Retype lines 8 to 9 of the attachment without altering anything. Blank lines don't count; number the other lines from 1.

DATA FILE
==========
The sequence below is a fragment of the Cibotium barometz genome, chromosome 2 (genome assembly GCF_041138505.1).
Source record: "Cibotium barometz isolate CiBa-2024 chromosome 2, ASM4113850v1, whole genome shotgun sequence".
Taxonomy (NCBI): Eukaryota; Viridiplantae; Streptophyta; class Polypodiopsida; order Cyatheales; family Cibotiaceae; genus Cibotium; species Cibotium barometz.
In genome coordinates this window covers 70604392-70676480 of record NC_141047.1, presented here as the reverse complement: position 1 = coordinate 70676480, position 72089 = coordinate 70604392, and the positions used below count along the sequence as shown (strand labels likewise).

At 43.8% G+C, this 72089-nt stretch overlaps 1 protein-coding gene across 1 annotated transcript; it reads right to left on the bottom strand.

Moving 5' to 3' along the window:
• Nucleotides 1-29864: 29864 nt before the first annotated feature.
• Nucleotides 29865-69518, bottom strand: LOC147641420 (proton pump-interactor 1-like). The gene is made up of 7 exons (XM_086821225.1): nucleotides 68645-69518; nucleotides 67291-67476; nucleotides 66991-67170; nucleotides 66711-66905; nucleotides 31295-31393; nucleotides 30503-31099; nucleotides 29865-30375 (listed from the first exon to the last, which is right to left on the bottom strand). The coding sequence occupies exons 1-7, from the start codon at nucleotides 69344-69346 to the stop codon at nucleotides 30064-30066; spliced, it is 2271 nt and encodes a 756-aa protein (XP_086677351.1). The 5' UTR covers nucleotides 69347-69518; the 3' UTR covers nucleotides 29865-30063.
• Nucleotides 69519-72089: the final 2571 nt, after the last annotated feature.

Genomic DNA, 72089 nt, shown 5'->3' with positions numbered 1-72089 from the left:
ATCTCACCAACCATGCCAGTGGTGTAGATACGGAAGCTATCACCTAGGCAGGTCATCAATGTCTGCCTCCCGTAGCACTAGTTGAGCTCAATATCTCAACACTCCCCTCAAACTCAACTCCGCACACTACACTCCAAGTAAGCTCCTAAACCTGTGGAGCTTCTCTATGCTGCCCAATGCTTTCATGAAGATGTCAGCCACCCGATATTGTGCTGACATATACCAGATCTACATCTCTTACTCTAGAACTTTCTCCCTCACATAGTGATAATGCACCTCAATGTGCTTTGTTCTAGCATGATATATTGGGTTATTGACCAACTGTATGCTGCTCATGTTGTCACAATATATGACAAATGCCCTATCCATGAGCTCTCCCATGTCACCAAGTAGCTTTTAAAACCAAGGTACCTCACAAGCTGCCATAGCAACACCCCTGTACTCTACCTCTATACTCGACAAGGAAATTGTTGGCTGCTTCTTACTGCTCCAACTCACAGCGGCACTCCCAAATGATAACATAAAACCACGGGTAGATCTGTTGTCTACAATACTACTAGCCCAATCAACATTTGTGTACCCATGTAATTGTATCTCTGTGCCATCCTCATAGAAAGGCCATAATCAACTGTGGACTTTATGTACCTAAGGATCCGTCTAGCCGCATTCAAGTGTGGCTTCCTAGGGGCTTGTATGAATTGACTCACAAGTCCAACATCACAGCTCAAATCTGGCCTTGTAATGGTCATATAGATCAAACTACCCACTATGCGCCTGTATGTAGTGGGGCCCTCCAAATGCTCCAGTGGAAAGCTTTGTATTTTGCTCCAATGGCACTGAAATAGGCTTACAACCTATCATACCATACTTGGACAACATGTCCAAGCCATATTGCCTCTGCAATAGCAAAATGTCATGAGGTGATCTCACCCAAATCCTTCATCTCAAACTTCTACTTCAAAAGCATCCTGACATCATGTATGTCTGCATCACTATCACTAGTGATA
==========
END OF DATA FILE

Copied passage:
• Nucleotides 29865-69518, bottom strand: LOC147641420 (proton pump-interactor 1-like). The gene is made up of 7 exons (XM_086821225.1): nucleotides 68645-69518; nucleotides 67291-67476; nucleotides 66991-67170; nucleotides 66711-66905; nucleotides 31295-31393; nucleotides 30503-31099; nucleotides 29865-30375 (listed from the first exon to the last, which is right to left on the bottom strand). The coding sequence occupies exons 1-7, from the start codon at nucleotides 69344-69346 to the stop codon at nucleotides 30064-30066; spliced, it is 2271 nt and encodes a 756-aa protein (XP_086677351.1). The 5' UTR covers nucleotides 69347-69518; the 3' UTR covers nucleotides 29865-30063.
• Nucleotides 69519-72089: the final 2571 nt, after the last annotated feature.